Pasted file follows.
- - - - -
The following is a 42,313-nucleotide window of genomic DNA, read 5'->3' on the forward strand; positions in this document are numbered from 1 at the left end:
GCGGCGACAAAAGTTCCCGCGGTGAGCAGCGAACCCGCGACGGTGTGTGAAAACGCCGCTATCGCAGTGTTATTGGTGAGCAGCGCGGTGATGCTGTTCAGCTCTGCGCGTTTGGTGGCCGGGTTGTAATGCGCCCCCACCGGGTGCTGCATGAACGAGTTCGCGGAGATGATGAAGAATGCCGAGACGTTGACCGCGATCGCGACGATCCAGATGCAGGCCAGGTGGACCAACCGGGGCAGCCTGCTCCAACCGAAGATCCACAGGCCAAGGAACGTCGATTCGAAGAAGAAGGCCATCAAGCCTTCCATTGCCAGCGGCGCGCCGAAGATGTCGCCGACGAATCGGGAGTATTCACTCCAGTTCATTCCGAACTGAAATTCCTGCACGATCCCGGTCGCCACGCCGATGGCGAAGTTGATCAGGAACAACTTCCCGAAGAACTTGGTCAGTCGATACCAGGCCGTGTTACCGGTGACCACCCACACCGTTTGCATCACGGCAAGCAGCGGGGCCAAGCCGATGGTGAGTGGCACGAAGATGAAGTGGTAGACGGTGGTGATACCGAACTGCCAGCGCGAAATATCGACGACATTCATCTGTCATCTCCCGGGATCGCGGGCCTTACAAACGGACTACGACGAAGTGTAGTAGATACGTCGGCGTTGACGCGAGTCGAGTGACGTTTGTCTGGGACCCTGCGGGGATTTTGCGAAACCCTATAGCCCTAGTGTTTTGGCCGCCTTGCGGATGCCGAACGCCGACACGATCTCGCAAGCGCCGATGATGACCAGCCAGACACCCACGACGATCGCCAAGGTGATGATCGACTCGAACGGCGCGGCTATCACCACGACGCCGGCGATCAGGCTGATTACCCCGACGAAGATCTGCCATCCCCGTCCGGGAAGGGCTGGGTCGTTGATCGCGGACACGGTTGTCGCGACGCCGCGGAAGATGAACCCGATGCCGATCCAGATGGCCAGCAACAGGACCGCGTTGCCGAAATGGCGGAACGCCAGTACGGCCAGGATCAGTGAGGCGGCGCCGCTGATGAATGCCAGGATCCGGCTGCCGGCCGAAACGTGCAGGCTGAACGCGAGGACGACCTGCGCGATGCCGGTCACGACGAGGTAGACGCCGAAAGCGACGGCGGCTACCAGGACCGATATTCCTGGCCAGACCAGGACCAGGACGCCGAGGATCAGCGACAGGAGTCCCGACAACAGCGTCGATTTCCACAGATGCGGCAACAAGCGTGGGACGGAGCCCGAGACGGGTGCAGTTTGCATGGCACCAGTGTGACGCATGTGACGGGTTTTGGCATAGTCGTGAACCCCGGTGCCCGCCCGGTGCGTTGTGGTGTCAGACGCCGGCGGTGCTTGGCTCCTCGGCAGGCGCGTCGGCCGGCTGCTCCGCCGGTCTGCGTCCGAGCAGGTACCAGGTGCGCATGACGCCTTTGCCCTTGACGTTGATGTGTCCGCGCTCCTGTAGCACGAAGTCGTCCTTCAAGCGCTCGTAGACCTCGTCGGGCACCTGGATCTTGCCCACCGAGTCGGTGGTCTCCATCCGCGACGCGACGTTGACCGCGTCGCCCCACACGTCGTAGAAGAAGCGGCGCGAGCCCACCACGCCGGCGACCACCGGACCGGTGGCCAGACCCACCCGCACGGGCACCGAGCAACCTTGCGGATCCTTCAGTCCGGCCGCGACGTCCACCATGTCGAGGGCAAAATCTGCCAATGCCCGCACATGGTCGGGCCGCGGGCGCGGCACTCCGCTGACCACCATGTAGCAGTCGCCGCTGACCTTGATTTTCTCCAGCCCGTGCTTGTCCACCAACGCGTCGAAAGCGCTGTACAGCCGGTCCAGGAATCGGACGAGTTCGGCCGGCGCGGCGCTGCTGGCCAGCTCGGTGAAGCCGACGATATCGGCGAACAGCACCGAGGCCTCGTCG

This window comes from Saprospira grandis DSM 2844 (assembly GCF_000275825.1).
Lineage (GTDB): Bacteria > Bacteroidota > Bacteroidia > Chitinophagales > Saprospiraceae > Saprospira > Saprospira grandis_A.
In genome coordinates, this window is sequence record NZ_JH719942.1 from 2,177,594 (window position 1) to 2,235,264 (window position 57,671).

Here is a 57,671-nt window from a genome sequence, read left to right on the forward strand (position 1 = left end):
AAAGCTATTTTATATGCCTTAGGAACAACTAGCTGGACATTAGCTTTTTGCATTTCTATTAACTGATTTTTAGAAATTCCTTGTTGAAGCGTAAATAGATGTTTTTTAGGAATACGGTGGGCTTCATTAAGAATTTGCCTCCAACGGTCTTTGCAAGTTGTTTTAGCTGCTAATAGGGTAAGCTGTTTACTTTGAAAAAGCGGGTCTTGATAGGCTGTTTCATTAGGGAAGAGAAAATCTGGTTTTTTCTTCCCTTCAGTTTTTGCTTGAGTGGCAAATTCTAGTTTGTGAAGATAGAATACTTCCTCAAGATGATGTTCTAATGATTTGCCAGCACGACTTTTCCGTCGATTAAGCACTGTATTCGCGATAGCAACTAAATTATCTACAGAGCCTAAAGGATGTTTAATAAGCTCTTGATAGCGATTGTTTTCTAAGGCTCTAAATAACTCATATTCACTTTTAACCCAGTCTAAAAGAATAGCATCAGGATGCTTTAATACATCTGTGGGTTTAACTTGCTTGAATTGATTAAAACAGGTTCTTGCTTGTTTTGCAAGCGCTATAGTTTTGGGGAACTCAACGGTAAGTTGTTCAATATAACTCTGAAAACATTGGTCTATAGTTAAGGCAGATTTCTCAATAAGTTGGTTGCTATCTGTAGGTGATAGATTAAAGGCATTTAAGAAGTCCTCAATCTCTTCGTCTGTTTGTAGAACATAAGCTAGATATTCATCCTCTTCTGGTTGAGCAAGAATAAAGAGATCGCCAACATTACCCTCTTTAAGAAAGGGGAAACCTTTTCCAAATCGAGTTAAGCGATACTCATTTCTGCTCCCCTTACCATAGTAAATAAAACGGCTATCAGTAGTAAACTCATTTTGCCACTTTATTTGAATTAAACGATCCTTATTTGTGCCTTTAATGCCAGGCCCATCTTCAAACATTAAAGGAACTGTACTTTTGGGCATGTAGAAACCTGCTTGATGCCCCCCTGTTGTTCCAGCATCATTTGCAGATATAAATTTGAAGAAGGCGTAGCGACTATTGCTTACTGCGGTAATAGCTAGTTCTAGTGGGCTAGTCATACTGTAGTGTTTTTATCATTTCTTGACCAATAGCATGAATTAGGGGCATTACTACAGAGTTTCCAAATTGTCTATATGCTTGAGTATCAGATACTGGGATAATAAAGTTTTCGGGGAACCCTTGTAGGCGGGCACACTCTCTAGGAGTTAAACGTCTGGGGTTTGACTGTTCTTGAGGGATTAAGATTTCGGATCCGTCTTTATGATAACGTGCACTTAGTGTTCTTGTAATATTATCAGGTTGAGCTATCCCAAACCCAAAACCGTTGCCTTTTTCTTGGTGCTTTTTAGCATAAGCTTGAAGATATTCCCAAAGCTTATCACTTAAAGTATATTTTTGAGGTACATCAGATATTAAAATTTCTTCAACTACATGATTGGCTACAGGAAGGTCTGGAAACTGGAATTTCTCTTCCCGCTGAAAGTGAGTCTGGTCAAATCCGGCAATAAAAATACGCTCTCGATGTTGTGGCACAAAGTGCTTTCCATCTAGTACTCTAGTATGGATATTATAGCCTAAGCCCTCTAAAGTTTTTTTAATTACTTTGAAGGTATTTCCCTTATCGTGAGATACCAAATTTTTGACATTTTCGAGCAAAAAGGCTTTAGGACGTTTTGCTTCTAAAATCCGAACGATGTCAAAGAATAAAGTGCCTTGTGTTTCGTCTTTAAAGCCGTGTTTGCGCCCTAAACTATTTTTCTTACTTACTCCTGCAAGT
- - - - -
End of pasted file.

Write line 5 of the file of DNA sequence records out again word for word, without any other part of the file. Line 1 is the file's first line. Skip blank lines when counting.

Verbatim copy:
In genome coordinates, this window is sequence record NZ_JH719942.1 from 2,177,594 (window position 1) to 2,235,264 (window position 57,671).